A full range of activities includes rambling, water jet racing, just about everything you can imagine, including sand yacht racing on the fantastic beach at St Ouens, which also has a tower on a rock in the bay, La Rocco Tower, and more massive bunkers, one of which is now a museum. The northern side of the island is more rocky with caves and small ports reached by steep winding lanes. The eastern side has more lovely ports, including Gorey. Its natural harbour curves round a bay, with a colourful row of shops and hotels nestling under the huge battlements of Gorey Castle, a massive, centuries old fortification standing on the rocky promontory, and which has featured in countless paintings, postcards and photographs over the centuries. It is certainly striking, and well worth a visit.

Jersey is a comfortably unusual place. It is the sunniest place in the UK, firmly British, but with its own money, customs and rules, and does things its own way. A daily Jersey newspaper appears every afternoon and the Post Office organisation has its own stamps. There is the Co-op everywhere, but it is Jersey's Co-op and does not count towards your "divi" from our shops. The churches in Jersey work together very well, true ecumenicalism. They produce a joint newspaper so that each congregation can see what is going on.

Jersey's traditional industries of tourism, fishing and agriculture (the famous potatoes, and early flowers and tomatoes) is supplemented today by the finance industry. On St Helier's main pedestrianised shopping street, the tee-shirt and flip flop wearing tourists mix with squadrons of French school children over for the day to practise their English by buying something in a shop, mingling with the sharp business-suited, sun glass wearing young financial services city slickers.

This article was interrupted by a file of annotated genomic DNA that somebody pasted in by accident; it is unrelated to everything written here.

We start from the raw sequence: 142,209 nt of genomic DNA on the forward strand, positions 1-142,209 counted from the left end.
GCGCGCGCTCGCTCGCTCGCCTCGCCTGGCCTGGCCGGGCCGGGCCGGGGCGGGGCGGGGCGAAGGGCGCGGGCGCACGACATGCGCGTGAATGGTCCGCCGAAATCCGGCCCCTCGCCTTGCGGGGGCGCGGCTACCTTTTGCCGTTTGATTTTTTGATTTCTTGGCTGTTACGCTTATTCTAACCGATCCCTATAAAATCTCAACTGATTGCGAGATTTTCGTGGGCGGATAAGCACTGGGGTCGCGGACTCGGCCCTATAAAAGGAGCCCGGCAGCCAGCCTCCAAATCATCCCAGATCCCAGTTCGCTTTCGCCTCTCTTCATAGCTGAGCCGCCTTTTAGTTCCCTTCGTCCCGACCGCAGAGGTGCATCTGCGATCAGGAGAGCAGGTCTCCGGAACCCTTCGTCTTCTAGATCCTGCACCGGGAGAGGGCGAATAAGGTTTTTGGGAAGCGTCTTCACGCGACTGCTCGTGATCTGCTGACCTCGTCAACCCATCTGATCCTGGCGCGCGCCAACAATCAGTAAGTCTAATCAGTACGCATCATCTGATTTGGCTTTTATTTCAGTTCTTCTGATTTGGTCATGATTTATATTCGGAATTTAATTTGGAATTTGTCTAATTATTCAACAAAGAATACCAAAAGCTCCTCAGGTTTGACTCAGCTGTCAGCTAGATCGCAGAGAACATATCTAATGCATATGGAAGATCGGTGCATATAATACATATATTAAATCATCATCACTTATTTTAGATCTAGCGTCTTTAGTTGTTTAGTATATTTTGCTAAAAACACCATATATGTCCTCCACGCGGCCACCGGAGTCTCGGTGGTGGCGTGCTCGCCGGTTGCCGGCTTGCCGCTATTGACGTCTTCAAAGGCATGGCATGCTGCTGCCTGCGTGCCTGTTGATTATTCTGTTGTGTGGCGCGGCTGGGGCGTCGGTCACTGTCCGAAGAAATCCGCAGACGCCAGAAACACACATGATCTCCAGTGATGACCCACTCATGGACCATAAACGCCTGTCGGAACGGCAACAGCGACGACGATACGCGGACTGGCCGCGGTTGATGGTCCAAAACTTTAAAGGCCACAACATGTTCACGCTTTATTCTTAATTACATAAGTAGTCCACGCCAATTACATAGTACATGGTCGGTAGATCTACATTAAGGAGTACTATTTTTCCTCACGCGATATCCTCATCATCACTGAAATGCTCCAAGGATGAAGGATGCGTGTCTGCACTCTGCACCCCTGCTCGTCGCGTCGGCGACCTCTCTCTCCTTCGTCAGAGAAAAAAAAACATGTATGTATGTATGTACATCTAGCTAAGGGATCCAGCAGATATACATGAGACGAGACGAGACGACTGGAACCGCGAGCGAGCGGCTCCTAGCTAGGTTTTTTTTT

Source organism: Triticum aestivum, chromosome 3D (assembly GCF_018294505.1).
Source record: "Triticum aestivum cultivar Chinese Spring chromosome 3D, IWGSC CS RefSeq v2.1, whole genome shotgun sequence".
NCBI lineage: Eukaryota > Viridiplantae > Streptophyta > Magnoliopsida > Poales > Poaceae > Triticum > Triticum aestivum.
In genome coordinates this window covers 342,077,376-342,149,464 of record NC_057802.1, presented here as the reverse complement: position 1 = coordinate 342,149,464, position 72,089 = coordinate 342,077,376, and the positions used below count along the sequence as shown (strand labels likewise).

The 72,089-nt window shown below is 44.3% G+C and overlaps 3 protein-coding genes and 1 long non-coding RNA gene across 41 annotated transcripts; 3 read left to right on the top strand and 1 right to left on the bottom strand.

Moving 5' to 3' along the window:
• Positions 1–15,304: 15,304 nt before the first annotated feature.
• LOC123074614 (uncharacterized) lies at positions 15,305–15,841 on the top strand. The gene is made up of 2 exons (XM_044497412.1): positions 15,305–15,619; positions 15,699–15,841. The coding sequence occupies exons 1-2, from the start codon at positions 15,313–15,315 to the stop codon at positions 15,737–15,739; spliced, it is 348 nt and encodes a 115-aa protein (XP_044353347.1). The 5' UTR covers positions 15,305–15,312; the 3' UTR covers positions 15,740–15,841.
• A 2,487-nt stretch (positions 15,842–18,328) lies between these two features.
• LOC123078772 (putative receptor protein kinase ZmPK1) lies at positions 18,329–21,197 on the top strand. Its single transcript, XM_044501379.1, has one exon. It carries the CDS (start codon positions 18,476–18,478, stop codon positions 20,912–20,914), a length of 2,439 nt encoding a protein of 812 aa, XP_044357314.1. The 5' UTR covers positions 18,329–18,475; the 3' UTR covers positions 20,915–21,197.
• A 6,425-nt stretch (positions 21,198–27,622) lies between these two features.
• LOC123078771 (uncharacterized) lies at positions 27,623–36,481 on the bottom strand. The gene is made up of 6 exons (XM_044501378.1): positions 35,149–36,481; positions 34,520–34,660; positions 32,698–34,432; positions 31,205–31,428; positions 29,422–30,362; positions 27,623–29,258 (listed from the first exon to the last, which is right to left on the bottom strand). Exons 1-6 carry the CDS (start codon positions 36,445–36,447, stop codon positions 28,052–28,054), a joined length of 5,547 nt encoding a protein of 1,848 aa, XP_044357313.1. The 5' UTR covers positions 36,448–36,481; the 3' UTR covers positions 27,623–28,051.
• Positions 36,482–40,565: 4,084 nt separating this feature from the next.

The local people are friendly and happy to help tourists. We walked from one small port across the top of the island and ended up at a crossroads feeling quite lost. A lady in her car stopped and asked if we were lost and could she help with directions or take us somewhere. She pointed out, just behind us, where we wanted to be – the Durrell wild life park, a world renowned centre for the protection of endangered species. You will easily spend a full day here. One young girl was disappointed that there are no elephants, lions or giraffes. One of the young guides explained that Gerald Durrell would never put an animal in a small, constricting space; he wanted them to be in as natural an environment as possible. To give those animals that she wanted to see enough space, it would take the whole island. The animals are all very natural looking.

There is a lot to see and explore in Jersey, and it is easy to see why many people go there year after year and never get tired of it. The direct flights in the summer from both Aberdeen and Inverness make it easy to get there – so look out for the Reader Offer Breaks in this paper!